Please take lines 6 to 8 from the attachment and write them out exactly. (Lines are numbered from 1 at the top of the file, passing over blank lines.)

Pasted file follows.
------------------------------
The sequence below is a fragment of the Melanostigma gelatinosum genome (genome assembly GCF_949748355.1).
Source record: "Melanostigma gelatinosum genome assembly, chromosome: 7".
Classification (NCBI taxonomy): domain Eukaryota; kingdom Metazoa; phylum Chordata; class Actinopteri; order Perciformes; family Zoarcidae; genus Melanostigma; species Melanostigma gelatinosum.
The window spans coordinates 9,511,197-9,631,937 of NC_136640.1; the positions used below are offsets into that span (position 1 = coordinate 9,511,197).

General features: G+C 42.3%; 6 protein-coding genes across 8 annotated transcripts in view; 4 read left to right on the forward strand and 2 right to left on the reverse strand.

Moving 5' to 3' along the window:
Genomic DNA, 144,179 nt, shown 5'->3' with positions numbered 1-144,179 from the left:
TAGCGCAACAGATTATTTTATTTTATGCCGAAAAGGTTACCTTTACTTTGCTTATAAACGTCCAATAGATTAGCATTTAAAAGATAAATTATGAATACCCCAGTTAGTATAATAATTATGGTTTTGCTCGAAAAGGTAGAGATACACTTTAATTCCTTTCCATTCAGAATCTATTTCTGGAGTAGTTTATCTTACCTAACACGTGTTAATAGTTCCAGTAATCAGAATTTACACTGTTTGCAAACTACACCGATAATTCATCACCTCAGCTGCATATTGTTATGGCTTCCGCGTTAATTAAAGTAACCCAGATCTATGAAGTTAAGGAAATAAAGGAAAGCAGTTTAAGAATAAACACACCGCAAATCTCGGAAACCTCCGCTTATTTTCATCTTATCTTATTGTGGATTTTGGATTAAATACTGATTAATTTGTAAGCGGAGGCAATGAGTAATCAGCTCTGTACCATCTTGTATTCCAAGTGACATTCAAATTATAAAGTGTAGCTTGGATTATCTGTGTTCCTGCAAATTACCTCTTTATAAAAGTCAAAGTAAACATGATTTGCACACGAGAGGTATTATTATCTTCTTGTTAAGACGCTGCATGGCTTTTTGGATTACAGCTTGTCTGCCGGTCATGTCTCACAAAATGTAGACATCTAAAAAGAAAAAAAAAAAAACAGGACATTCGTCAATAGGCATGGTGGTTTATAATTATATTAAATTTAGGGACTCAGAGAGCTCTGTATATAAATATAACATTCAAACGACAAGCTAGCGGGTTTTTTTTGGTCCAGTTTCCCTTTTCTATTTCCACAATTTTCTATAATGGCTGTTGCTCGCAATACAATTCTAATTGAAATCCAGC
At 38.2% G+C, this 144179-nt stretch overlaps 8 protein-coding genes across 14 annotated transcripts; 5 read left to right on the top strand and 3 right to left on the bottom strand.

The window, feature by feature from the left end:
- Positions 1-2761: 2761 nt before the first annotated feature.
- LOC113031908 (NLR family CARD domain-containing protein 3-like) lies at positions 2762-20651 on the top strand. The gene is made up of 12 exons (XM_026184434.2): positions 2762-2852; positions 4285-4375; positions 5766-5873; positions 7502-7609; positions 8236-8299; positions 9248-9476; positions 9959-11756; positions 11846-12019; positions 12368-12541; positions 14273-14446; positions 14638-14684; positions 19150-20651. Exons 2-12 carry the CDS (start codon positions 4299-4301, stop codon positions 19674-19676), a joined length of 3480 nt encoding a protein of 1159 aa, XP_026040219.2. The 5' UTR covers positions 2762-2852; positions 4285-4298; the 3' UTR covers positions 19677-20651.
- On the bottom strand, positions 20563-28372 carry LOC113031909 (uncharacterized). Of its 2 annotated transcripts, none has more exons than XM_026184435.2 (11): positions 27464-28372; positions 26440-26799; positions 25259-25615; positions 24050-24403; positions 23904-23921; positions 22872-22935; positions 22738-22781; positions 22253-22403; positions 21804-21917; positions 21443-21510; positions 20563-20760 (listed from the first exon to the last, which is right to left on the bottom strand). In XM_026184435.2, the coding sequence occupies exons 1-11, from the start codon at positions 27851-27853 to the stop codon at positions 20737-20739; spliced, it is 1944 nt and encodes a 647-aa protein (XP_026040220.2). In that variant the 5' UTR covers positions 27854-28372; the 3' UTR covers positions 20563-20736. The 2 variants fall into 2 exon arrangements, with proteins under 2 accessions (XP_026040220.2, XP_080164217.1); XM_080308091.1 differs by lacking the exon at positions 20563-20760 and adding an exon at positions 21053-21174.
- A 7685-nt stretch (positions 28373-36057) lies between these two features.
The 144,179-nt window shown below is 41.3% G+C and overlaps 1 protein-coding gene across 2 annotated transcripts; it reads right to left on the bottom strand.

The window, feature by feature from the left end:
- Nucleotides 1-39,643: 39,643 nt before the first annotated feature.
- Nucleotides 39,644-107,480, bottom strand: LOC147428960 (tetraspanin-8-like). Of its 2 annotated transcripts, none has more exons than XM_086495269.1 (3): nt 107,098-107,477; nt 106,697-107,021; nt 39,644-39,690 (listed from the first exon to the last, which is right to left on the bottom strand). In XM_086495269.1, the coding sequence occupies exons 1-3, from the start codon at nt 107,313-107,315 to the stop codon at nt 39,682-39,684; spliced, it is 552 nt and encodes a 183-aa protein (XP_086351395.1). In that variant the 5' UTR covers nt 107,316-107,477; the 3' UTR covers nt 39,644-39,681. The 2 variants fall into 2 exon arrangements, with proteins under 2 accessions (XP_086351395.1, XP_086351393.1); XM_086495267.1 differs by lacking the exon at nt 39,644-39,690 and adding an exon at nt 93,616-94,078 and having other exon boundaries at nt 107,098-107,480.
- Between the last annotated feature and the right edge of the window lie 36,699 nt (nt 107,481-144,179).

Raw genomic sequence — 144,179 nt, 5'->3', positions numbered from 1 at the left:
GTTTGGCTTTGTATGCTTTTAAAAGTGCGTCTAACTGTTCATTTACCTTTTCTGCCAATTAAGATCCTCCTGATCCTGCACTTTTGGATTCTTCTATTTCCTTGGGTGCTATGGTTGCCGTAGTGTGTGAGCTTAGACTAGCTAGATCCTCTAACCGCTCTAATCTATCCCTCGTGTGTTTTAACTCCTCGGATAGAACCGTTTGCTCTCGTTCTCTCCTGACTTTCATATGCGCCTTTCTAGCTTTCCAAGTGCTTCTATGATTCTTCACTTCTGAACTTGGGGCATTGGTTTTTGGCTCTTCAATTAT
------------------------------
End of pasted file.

Moving 5' to 3' along the window:
Genomic DNA, 144,179 nt, shown 5'->3' with positions numbered 1-144,179 from the left:
TAGCGCAACAGATTATTTTATTTTATGCCGAAAAGGTTACCTTTACTTTGCTTATAAACGTCCAATAGATTAGCATTTAAAAGATAAATTATGAATACCCCAGTTAGTATAATAATTATGGTTTTGCTCGAAAAGGTAGAGATACACTTTAATTCCTTTCCATTCAGAATCTATTTCTGGAGTAGTTTATCTTACCTAACACGTGTTAATAGTTCCAGTAATCAGAATTTACACTGTTTGCAAACTACACCGATAATTCATCACCTCAGCTGCATATTGTTATGGCTTCCGCGTTAATTAAAGTAACCCAGATCTATGAAGTTAAGGAAATAAAGGAAAGCAGTTTAAGAATAAACACACCGCAAATCTCGGAAACCTCCGCTTATTTTCATCTTATCTTATTGTGGATTTTGGATTAAATACTGATTAATTTGTAAGCGGAGGCAATGAGTAATCAGCTCTGTACCATCTTGTATTCCAAGTGACATTCAAATTATAAAGTGTAGCTTGGATTATCTGTGTTCCTGCAAATTACCTCTTTATAAAAGTCAAAGTAAACATGATTTGCACACGAGAGGTATTATTATCTTCTTGTTAAGACGCTGCATGGCTTTTTGGATTACAGCTTGTCTGCCGGTCATGTCTCACAAAATGTAGACATCTAAAAAGAAAAAAAAAAAAACAGGACATTCGTCAATAGGCATGGTGGTTTATAATTATATTAAATTTAGGGACTCAGAGAGCTCTGTATATAAATATAACATTCAAACGACAAGCTAGCGGGTTTTTTTTGGTCCAGTTTCCCTTTTCTATTTCCACAATTTTCTATAATGGCTGTTGCTCGCAATACAATTCTAATTGAAATCCAGC